Expectations, observations, and the cognitive processes that bind them: expert assessment of examinee performance

Christina St-Onge*, Martine Chamberland, Annie Lévesque, Lara Varpio

*Corresponding author for this work

Research output: Contribution to journalArticlepeer-review

15 Scopus citations


Performance-based assessment (PBA) is a valued assessment approach in medical education, be it in a clerkship, residency, or practice context. Raters are intrinsic to PBA and the increased use of PBA has lead to an increased interest in rater cognition. Although several researchers have tackled factors that may influence the variability in rater judgment, the critical examination of rater observation of performance and the translation of that data into judgements are being investigated. The purpose of this study was to qualitatively investigate the cognitive processes of raters, and to create a framework that conceptualizes those processes when raters assess a complex performance. We conducted semi-structured interviews with 11 faculty members (nominated as excellent assessors) from a Department of Medicine to investigate how raters observe, interpret, and translate performance into judgments. The transcribed verbal protocols were analyzed using Constructivist Grounded Theory in order to develop a theoretical model of raters’ assessment processes. Several themes emerged from the data and were grouped according to three macro-level themes describing how the raters balance two sources of data [(1) external sources of information and (2) internal/personal sources of information] by relying on specific cognitive processes to assess an examinee performance. The results from our study demonstrate that assessment is a difficult cognitive task that involves nuance using specific cognitive processes to weigh external and internal data against each other. Our data clearly draws attention to the constant struggle between objectivity and subjectivity that is observed in assessment as illustrated by the importance given to nuancing the examinee’s observed performance.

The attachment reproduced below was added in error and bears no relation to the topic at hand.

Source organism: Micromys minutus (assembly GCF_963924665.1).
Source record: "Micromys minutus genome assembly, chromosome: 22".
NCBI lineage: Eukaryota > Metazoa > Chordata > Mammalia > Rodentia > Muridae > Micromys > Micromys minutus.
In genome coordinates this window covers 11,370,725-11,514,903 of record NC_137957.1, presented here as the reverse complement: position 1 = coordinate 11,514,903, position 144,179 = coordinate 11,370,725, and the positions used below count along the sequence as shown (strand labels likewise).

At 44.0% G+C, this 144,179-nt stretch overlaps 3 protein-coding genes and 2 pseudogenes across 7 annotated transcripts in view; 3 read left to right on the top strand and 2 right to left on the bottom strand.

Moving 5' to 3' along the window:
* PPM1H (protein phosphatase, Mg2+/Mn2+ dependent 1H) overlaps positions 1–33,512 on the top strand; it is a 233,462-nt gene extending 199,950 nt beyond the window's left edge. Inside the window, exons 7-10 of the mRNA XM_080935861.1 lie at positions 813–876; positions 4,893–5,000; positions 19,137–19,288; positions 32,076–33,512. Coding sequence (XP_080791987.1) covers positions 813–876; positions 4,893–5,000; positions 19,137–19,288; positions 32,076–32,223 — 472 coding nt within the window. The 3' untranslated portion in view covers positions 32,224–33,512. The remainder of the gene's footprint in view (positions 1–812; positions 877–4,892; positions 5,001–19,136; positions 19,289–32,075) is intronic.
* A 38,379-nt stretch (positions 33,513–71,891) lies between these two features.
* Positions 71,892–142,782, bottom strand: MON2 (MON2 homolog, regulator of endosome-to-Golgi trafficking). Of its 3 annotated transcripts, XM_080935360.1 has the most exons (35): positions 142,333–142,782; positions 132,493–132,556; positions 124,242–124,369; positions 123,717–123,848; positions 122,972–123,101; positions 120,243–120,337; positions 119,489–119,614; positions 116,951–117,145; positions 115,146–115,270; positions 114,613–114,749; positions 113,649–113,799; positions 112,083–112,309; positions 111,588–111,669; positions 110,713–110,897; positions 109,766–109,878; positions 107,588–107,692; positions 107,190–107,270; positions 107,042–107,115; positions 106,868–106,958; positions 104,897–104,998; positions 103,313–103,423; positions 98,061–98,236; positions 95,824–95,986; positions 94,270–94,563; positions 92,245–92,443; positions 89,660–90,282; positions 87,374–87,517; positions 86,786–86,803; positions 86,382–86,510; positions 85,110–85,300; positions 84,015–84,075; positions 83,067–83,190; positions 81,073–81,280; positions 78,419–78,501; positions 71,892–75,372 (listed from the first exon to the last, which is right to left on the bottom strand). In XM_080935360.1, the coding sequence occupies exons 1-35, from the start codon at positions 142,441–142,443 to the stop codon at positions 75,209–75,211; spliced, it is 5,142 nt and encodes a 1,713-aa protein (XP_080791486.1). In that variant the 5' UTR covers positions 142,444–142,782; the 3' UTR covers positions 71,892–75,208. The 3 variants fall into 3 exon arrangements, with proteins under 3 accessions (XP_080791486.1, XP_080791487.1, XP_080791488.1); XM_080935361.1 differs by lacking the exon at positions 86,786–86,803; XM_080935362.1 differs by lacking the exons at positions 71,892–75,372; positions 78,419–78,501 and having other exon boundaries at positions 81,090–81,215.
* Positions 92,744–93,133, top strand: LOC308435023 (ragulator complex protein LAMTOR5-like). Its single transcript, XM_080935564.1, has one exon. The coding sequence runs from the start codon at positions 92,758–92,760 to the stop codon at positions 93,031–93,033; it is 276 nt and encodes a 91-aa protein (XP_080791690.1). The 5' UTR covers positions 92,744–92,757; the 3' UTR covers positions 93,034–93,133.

Original languageEnglish
Pages (from-to)627-642
Number of pages16
JournalAdvances in Health Sciences Education
Issue number3
StatePublished - 1 Aug 2016


  • Cognitive processes
  • Dual-processing theories
  • Rater cognition
  • Rater-based assessment
  • Theory of expertise


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